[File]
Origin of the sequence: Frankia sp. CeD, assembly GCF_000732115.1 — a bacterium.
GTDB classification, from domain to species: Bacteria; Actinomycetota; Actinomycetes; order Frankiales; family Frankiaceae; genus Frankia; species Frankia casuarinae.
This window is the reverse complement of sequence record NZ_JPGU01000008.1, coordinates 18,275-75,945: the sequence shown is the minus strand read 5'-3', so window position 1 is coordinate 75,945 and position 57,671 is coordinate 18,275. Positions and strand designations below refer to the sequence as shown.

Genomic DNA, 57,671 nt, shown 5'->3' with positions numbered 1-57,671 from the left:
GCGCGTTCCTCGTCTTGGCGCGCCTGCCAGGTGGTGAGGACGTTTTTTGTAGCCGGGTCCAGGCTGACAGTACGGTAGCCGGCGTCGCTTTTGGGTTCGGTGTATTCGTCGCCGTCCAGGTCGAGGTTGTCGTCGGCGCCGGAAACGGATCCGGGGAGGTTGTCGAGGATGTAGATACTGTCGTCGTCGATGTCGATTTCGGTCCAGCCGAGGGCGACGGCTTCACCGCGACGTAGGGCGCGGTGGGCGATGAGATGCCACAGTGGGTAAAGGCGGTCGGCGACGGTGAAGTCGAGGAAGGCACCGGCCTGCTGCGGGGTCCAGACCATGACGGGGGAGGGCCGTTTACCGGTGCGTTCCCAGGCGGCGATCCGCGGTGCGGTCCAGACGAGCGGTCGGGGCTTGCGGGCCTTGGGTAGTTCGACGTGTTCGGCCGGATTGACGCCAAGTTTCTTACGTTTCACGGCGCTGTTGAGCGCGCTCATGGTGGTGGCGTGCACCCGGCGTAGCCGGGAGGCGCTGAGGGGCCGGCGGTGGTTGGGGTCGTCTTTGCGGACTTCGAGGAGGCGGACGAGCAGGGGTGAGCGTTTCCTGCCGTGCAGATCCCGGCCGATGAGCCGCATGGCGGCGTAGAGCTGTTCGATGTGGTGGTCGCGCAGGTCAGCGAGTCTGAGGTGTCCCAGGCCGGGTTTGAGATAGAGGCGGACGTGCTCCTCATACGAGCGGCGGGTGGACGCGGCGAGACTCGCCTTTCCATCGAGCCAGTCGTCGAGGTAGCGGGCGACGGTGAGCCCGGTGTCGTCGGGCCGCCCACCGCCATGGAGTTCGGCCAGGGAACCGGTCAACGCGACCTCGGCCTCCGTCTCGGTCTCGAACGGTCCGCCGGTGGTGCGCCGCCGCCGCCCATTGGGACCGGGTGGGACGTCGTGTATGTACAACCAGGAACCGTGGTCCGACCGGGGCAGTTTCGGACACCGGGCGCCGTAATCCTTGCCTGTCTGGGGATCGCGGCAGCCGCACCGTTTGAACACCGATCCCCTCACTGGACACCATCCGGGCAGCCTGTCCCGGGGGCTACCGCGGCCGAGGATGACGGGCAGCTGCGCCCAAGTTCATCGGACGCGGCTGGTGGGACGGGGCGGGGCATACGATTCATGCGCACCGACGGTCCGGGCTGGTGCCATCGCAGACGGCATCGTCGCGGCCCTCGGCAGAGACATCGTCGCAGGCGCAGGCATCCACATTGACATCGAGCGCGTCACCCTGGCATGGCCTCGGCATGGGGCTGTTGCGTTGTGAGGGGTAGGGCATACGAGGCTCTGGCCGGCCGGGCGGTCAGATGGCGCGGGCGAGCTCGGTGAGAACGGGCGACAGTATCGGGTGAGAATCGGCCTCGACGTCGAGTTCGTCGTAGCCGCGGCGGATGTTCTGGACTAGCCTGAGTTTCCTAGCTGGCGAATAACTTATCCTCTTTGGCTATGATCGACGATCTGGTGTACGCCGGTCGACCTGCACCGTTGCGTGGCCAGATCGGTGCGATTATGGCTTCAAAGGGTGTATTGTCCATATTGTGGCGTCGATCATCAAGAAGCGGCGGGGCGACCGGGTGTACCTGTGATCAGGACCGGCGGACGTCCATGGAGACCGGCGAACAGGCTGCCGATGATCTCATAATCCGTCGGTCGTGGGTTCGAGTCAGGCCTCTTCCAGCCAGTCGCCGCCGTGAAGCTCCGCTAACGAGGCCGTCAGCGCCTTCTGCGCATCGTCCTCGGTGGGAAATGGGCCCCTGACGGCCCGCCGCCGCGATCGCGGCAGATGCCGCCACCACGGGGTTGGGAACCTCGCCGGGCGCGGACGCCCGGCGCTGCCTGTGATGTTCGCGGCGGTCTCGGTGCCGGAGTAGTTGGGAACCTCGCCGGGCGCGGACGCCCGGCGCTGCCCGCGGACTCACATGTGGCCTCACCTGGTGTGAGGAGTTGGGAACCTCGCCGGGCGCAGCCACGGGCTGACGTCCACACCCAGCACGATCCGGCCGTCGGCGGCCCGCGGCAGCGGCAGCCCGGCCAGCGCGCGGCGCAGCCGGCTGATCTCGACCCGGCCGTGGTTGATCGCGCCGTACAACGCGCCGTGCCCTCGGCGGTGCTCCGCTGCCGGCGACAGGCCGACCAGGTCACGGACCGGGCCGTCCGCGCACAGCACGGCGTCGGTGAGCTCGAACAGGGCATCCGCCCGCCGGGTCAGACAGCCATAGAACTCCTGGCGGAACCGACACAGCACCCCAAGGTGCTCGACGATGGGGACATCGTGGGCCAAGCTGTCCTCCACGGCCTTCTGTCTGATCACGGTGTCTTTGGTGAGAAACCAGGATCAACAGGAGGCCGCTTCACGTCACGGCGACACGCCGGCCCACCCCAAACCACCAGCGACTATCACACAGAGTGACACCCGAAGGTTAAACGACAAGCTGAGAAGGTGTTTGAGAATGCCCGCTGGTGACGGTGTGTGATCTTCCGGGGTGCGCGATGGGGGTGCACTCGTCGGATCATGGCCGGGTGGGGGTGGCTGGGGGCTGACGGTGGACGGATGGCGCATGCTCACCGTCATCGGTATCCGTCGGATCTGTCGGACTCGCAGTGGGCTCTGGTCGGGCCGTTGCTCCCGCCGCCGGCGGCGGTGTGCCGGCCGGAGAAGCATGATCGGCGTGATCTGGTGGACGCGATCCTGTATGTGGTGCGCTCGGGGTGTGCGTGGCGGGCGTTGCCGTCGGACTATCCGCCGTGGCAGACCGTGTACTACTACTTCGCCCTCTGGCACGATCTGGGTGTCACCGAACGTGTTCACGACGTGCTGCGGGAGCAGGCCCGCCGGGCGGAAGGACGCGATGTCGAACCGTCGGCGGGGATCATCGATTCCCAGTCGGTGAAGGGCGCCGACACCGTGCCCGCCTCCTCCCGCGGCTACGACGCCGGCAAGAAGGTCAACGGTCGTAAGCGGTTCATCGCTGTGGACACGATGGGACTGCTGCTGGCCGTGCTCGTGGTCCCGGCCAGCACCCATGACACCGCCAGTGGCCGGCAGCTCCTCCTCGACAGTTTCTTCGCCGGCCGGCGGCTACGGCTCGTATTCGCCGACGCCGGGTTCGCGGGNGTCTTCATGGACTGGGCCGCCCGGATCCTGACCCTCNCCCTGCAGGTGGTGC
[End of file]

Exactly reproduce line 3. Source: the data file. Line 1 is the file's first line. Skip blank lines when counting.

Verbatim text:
This window is the reverse complement of sequence record NZ_JPGU01000008.1, coordinates 18,275-75,945: the sequence shown is the minus strand read 5'-3', so window position 1 is coordinate 75,945 and position 57,671 is coordinate 18,275. Positions and strand designations below refer to the sequence as shown.